W J Peall Cues



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Cues that feature the name of W J Peall
By Andy Hunter & David Smith

I have seen several cues over the last few years that have the name of W J Peall on their badges. By far the most common of these cues is the W J Peall cue that commemorates his break of 3,304. The badge on this cue reads from left to right if you place the cue on a table with the tip to your left. This badge also contains a representation of Peall’s signature as well.

This cue came in either Ash, Maple or Pear wood in the shaft and ebony for the Butt. I have not as yet seen a Peall cue in Hornbeam but it is possible that they were produced in this wood type as well. 

The badges were often placed on the Butt of the cue facing in the opposite direction; perhaps to enable a left handed person to read it more easily. We have seen these cues with a thick badge made from Ivory, with a thin badge made from Ivory and with a thin badge made from Bakelite. As Ivory was less used from, the mid 1920’s it is reasonable to assume that these later cues with the Bakelite badges were made in this period.

These cues are considered by collectors to be well worth owning so no collection is complete without one. We recommend that you pay around £150 for your Peall cue however if the cue is in excellent condition, you may consider paying as much as £200. 

This cue also came in a pear wood shafted version, this cue is very attractive and in good condition is considered to be worth in the region of £350. Jim Clarke a collector from Peterborough, he has an immaculate Pear wood shafted Peall cue in his private collection which is the best cue of this type that we have seen.

Other Peall cues that we have seen were all made from either Maple or ash for the shaft and ebony for the butt; the only pear shafted version that we have seen is the 3,304 badged signature cue previously mentioned above.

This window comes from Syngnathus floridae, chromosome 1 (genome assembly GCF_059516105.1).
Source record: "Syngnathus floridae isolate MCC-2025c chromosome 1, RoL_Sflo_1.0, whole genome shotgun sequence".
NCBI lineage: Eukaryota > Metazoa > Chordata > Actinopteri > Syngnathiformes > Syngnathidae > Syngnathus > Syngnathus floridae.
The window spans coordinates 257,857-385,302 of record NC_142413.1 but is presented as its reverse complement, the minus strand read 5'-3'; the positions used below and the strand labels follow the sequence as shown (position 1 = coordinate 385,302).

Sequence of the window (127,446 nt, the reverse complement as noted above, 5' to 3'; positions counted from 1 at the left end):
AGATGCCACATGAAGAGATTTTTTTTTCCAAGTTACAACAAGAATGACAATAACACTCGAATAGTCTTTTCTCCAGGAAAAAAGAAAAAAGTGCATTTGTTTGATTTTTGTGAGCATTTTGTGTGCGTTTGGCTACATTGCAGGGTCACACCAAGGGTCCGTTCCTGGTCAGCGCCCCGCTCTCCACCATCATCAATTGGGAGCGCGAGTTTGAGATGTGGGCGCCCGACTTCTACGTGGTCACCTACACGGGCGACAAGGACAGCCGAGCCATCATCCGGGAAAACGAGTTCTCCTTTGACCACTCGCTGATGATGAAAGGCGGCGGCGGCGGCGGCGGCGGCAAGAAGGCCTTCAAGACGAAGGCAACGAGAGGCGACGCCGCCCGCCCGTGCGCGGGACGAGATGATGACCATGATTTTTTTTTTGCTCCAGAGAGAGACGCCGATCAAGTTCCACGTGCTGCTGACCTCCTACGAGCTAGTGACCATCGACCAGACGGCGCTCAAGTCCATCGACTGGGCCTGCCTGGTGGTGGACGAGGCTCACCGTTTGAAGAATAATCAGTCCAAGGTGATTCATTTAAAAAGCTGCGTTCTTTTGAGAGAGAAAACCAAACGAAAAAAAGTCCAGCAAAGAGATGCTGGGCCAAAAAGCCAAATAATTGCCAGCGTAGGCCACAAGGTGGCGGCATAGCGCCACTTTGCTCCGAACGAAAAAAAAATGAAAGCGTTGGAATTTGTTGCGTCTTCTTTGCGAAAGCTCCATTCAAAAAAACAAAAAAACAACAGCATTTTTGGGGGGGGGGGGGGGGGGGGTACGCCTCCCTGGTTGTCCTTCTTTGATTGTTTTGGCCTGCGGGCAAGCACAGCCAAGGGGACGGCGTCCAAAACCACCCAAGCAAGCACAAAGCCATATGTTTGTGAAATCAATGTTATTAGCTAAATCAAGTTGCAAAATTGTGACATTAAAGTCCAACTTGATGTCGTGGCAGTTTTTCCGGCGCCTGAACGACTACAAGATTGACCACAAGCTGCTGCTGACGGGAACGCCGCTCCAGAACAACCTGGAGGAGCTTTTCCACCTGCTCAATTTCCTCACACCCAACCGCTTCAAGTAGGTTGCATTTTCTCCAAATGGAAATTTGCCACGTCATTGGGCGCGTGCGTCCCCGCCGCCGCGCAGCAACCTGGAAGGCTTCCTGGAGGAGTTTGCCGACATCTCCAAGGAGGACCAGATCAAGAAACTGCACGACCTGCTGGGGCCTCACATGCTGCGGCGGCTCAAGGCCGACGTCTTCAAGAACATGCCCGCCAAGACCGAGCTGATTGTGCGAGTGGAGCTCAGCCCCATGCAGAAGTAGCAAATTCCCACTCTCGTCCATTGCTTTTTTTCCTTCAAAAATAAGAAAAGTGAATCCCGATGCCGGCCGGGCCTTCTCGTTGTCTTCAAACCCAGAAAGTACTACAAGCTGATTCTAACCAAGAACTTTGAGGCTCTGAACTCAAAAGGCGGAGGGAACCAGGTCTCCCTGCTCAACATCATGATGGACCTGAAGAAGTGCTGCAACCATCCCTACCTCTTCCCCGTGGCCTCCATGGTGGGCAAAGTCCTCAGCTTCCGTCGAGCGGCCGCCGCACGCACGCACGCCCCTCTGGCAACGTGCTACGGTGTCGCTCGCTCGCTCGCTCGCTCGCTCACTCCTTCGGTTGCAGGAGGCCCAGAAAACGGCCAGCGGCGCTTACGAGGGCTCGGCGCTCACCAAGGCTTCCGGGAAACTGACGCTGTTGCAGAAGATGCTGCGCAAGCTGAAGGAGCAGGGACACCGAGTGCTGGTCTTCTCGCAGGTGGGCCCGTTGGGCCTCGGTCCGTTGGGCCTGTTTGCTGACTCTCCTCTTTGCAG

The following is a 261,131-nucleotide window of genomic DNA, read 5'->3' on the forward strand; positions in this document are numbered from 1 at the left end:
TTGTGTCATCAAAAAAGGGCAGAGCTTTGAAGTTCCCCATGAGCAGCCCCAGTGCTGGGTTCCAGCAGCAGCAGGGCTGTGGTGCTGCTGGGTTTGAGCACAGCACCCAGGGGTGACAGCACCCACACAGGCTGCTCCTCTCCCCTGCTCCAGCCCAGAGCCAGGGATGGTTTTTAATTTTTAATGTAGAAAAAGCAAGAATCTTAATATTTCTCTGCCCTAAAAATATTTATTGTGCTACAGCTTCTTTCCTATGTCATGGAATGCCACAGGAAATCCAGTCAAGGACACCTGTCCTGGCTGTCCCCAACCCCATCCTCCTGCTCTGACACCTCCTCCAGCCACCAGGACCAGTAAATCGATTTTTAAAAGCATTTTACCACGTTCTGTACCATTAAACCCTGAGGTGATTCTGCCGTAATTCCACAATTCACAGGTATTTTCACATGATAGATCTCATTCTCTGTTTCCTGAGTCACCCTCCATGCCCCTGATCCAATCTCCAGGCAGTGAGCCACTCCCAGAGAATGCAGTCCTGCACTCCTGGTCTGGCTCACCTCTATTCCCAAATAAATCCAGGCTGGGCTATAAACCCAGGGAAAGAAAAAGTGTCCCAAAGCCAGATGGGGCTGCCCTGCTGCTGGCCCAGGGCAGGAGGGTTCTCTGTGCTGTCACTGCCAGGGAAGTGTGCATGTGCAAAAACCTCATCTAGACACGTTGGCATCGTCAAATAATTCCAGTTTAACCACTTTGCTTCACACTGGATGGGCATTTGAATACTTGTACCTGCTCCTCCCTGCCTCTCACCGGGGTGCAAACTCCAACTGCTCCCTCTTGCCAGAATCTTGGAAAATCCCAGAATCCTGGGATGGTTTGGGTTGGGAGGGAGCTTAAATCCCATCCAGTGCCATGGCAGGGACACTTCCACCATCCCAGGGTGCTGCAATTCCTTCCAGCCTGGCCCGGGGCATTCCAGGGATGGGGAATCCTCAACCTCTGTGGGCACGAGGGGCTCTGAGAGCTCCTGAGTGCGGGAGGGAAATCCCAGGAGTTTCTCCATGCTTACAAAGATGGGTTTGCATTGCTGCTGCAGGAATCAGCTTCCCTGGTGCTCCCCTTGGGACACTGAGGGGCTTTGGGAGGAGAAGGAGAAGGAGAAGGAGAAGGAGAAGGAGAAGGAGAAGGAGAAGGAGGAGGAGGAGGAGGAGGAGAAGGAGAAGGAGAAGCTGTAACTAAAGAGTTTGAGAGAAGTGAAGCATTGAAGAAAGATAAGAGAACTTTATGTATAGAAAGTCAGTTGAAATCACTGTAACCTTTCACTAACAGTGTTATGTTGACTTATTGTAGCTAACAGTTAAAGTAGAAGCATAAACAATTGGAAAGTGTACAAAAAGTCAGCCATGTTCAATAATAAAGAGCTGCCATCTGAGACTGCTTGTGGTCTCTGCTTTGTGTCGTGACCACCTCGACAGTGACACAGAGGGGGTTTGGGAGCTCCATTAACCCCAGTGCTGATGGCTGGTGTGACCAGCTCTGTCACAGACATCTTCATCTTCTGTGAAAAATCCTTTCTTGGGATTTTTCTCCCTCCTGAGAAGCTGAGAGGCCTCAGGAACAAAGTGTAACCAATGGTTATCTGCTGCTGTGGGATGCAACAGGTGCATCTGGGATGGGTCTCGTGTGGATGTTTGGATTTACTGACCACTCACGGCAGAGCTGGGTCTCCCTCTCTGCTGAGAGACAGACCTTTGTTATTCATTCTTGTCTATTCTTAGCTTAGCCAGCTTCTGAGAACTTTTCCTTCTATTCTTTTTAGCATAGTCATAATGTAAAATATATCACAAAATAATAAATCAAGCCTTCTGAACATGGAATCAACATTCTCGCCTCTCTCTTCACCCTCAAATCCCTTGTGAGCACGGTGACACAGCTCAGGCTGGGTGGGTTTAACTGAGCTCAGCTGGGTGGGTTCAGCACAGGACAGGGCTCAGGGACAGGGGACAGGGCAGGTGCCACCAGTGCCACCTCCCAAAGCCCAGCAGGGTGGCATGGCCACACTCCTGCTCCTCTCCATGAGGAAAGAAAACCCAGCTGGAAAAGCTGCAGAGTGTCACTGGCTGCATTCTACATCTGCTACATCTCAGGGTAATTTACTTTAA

Another Peall cue recalled from memory has the writing printed on the badge in a portrait style which was designed to be read with the tip facing directly straight up or away from the reader, this cue appears with the writing written either right to left or left to right. 

This particular version of the Peall cue has the date of Peall’s break written on the badge along with a representation of his signature, the badge also includes the figures that represent the break itself, these cues are worth £180 to £250 depending on the condition.

The dated Peall cues are far less numerous than the standard Peall cues and so are quite sought after by collectors. David Smith a collector from Huddersfield has an excellent one in his private collection, this cue is of additional interest from a collecting point of view as it still has the original ferrule, which was designed to take a screw in tip circa 1890.

Continuing on the theme of Peall cues, another version is the so-called Picture badged Peall, these cues came in both Maple and Ash for the shafts and Ebony for the butt. The badges were again fixed with traditional brass screws and in the portrait position. The picture shows W J Peall’s head and shoulders along with his signature, the 3,304 break and the words regd trade mark beneath all of the above. We have only seen these badges in black print on a white background. These cues are valued between £250 to £350 as they are particularly prone to wear, making a clean easy to see picture something of a rarity. 

Other Peall badges that we have seen on the most common variety of Peall cues appear in orange, black, green and red printed versions, they all have black butt’s that is not to say that brown streaks are not visible in the ebony as well however.

Early Peall cues often carry a badge that is still made from Ivory and is much thicker than later versions also the lettering often appears to have been hand cut due to the roughness compared with later cues which were obviously cut with a machine. Both the Picture badged cue and the later record cue badges appeared as Lithographed as well as standard printed versions. 

We have seen Peall cues with other names stamped above the badges, actually on top the ebony butt. These names include Burroughes and Watts whose stamp appears in the same form as they do on Roberts cues and also the name Ashcroft which appears in a much cruder form as though hand engraved on the butt of the cue. The weight stamps on both Peradon Peall cues and Burroughes and Watts cues appear in the usual place above the splice directly in line with the badge, however the weight stamp on an Ashcroft version appears on the butt, again above the badge.

Andy Hunter & David Smith

W J Peall cue images

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